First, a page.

Arts & Culture

Filling a gap between teachers, troubled children

4 min read

Book by Rappaport, co-author provides straight, clear advice

Nancy Rappaport calls herself one of the luckiest psychiatrists around. In 19 years working with youths at the Harvard-affiliated Cambridge Health Alliance, where she is the director of school-based mental health programs, Rappaport is as upbeat as ever — always seconds away from breaking into a Cheshire-cat grin — though she has certainly tackled many complex issues.

At a pit stop at Darwin’s Ltd., a food shop with a location across from Rappaport’s home base of Cambridge Rindge & Latin School, parents recognize her, thank her, and offer her updates on their children’s progress. “They keep me honest,” said Rappaport of the students she works with, who are mostly at-risk, sometimes volatile young people struggling to find their footing in the classroom and dealing with mental illness.

One such student was the impetus for Rappaport’s latest book, “The Behavior Code: A Practical Guide to Understanding and Teaching the Most Challenging Students,” co-written with board-certified behavior analyst and special educator Jessica Minahan.

“There was one second-grader that I was working with who was really explosive in the classroom,” recalled Rappaport. “But the single person who made the difference in this kid’s day-to-day life and who did practical interventions was Jessica.”

Rappaport sought to understand Minahan’s approach: practical applications that effectively shaped behavior for the better.

“And that’s the crux of this book — which is that there are very few variables you can control as a teacher, and the biggest one is how you respond to and make a difference in a kid who is anxious, oppositional, withdrawn, or has sexualized behavior.”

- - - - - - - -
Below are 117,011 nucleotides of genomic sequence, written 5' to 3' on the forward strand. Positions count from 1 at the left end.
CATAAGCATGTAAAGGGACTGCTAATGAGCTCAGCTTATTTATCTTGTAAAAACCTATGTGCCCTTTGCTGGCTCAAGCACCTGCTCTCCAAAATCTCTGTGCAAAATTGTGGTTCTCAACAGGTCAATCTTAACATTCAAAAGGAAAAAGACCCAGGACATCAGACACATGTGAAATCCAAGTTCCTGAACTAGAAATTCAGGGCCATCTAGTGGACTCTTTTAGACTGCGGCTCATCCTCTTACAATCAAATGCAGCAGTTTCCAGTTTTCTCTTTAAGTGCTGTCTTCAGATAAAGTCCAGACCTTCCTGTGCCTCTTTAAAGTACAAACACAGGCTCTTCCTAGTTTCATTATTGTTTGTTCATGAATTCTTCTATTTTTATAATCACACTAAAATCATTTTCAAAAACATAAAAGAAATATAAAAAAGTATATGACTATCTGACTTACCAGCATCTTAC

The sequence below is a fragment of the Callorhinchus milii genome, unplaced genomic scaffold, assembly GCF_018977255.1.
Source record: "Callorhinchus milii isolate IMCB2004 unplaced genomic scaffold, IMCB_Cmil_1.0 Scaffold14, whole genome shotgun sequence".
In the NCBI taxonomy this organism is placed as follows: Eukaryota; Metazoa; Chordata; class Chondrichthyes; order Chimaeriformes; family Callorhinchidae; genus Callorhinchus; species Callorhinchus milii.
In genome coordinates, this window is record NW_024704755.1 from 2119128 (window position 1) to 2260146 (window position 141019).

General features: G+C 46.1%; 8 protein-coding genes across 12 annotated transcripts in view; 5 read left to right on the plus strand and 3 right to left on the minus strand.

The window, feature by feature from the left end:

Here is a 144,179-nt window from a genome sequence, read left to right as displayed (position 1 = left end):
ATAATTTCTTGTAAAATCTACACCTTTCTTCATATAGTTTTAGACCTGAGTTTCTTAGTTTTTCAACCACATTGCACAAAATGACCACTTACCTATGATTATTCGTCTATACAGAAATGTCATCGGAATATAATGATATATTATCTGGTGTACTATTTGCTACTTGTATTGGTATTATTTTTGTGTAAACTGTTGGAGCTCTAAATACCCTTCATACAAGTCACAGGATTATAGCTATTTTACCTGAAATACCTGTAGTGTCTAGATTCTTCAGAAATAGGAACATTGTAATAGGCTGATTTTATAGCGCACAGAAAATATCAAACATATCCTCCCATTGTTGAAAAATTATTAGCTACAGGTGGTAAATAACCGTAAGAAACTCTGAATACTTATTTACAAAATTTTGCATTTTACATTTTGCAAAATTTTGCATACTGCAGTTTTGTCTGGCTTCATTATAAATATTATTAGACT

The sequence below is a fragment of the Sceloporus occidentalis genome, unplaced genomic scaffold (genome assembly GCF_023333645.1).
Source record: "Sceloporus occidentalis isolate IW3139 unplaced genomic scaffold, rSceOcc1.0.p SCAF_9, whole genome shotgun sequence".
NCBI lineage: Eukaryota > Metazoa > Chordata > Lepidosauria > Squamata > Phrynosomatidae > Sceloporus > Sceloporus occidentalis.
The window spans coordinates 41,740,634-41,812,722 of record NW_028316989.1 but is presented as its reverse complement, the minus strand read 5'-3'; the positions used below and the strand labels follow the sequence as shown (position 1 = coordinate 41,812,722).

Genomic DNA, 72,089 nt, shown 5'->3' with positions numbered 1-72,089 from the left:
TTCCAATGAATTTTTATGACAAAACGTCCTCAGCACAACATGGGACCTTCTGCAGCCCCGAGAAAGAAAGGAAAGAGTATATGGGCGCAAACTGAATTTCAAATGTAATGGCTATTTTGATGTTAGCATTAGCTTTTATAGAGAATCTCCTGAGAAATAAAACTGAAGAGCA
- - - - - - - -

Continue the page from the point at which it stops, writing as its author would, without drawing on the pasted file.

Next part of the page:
Their book, a user-friendly guide for teachers, is meant to be comforting, said Rappaport. “They’re not earth-shattering suggestions, but they’re really smart, in-the-trenches kinds of suggestions, so a teacher might say, ‘I’m stuck,’ read the book, and then say, ‘I have a different approach,’ ” she said. “We want to tell teachers that behavior is malleable and temporary.”

One approach in dealing with an oppositional student is to “write on a sticky note what you want the student to do, and walk away,” she said. “And that’s on the premise that sometimes when kids are being oppositional they want attention. So you want to minimize the interaction, get your point across, and not engage in a back-and-forth battle. And at the same time, invest time in catching them being good and try to reinforce that behavior.”

Rappaport, also an assistant professor of psychiatry at Harvard Medical School, has devoted her life to helping others. After losing her mother to suicide at age 4, Rappaport in 2009 published her memoir, “In Her Wake: A Child Psychiatrist Explores the Mystery of Her Mother’s Suicide,” which garnered critical acclaim.

“The memoir and this book are very different in some ways — but not, because, ultimately, what I share with teachers is that I’m an educator, and I want to help people understand the human condition,” she said. “They’re both very hopeful books, in some ways. My memoir is hopeful in that it suggests that you can suffer a tragic loss and come around and have a fulfilling life and make connections with people you love, and this new book is also about making connections with students who sometimes engage in behavior that can be very alienating.”

Last October, Rappaport received the American Academy of Child and Adolescent Psychiatry’s 2011 Sidney Berman Award for School-Based Study and Intervention for Learning Disorders and Mental Health. Always on the go, Rappaport is now gearing up for running the Boston Marathon this month.

“Teachers are some of the hardest-working people I know. But sometimes teachers can find themselves in losing battles with certain students,” said Rappaport. “There’s a gap in teacher instruction that happens, and our hope with this book is to fill a gap in literature.”